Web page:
TITLE: Army names its Drill Sergeants and AIT Platoon Sergeant of the Year
After a week of intense competition, the Army has named its 2016 Drill Sergeants and AIT Platoon Sergeant of the Year.
Sgt. 1st Class Martin Delaney III of Fort Leonard Wood, Missouri, is this year’s Drill Sergeant of the Year.
Sgt. Ryan Moldovan is the Army Reserve Drill Sergeant of the Year. Moldovan is assigned to the 98th Reserve Training Division,
This year’s Advanced Individual Training Platoon Sergeant of the Year is Staff Sgt. Brandon Laspe of Fort Leonard Wood.
The soldiers were recognized Friday afternoon at an awards ceremony at Fort Jackson, South Carolina. Each received the Meritorious Service Medal.
All three soldiers also will move, likely sometime in the fall or winter, to the U.S. Army Drill Sergeant Academy at Fort Jackson, where they will work to help the Center for Initial Military Training shape the way the Army trains new soldiers.
The Drill Sergeant and AIT Platoon Sergeant of the Year event is a four-day, "best-of-the-best" contest that puts competitors through physical and mental tests, according to information from the Army.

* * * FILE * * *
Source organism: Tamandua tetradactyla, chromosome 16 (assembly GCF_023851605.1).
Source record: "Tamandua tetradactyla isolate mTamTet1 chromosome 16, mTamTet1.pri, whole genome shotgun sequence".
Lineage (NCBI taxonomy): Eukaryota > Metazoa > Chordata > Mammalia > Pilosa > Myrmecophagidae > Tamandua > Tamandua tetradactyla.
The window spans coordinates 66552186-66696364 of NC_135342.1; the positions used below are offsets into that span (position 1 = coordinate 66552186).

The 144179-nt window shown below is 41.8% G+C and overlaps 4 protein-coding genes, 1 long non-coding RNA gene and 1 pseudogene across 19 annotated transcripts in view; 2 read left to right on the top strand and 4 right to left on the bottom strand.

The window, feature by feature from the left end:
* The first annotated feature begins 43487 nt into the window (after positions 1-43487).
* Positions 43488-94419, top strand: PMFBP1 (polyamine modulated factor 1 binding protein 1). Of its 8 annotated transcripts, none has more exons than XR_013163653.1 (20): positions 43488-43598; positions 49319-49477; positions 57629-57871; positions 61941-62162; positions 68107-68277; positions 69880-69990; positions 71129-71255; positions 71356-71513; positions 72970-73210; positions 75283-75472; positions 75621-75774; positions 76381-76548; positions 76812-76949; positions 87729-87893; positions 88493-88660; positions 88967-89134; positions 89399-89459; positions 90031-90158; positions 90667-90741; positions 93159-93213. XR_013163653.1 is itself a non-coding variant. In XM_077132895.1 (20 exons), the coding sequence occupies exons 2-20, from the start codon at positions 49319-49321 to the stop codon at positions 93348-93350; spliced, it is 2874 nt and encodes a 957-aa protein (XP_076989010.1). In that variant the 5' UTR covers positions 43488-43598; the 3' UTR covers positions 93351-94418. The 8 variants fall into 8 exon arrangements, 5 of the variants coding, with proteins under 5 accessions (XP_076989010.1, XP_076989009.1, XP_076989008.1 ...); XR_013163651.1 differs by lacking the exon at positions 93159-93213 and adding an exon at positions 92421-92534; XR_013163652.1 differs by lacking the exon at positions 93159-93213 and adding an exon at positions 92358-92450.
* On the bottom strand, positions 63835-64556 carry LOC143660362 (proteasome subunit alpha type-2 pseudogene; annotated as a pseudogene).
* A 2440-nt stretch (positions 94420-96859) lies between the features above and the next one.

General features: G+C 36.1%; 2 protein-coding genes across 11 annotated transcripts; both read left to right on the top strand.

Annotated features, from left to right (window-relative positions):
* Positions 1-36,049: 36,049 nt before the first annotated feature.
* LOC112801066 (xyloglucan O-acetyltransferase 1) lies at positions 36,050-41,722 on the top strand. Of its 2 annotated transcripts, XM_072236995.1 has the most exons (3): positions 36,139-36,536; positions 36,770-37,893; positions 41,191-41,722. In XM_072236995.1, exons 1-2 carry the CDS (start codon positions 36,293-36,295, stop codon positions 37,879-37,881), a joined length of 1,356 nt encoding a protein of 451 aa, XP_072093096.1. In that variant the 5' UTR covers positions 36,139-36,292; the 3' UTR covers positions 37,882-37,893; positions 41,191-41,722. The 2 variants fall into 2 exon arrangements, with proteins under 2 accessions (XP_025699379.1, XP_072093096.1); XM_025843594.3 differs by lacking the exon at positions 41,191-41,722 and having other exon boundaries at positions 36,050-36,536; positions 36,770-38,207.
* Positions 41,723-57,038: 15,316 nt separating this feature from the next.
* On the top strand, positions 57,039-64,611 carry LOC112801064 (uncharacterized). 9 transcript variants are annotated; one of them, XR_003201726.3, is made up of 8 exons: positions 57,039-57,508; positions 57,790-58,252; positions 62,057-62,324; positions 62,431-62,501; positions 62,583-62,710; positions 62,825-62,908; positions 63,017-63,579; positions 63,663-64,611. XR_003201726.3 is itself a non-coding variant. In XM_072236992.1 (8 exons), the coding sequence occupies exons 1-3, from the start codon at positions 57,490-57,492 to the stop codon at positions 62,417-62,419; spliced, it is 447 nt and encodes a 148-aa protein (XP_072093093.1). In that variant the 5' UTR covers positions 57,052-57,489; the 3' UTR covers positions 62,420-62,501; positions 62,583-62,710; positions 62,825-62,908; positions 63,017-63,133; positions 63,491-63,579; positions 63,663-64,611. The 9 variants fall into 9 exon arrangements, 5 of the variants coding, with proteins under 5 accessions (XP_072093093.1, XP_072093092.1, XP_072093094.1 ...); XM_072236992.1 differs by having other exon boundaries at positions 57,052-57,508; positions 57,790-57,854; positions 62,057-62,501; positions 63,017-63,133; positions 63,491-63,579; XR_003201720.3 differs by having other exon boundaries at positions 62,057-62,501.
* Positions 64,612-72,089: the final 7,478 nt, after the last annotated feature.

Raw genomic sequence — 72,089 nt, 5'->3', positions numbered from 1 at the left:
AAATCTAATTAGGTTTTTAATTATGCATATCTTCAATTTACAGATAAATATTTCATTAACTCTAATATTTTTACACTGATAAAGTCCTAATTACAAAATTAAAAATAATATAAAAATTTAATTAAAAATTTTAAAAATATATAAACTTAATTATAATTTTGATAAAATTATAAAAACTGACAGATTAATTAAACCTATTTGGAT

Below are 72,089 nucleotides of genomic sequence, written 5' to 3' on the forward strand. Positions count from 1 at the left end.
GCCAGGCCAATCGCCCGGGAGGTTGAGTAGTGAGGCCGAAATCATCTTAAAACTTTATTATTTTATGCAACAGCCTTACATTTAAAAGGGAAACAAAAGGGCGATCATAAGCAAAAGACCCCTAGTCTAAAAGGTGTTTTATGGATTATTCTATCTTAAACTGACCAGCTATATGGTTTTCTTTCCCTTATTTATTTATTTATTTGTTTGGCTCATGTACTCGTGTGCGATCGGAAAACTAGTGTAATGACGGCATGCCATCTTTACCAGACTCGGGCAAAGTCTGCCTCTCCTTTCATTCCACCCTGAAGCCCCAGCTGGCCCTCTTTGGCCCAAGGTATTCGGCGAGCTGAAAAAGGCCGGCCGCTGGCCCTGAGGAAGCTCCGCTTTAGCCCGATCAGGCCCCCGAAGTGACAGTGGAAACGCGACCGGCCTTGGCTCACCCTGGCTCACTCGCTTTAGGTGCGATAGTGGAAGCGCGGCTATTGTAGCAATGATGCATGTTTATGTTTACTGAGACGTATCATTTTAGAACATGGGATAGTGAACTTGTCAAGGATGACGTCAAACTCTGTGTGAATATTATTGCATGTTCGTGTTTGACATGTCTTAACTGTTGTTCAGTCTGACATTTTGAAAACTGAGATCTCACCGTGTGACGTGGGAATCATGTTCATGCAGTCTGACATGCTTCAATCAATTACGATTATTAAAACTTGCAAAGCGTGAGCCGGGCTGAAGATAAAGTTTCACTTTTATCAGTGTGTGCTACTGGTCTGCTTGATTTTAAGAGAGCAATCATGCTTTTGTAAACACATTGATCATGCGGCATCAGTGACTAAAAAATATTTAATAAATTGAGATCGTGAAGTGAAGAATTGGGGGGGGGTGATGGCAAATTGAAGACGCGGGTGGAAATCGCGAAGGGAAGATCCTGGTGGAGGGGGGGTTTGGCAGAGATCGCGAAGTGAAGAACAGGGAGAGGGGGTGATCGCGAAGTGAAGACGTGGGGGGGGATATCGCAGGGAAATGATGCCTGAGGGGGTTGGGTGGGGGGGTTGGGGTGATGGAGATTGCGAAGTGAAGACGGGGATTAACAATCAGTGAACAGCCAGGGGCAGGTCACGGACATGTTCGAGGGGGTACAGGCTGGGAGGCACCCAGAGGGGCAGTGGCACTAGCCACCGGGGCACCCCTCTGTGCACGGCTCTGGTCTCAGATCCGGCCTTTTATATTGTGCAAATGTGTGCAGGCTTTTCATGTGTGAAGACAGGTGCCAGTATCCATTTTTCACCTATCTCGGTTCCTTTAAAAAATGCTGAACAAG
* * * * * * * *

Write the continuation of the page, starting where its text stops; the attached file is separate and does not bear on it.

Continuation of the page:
Competitors must battle fatigue, weather and surprise events to earn the coveted titles. They must perform and instruct more than 50 tasks and drills, including unknown distance runs and foot marches, rappelling, orienteering, obstacle courses, physical readiness training and appearances before a board of command sergeants major to demonstrate their knowledge of leadership and training tasks.
While the competition is similar to other competitions across the Army, the event focuses on competitors’ ability to teach, as their day-to-day job requires them to effectively teach the Army’s newest soldiers.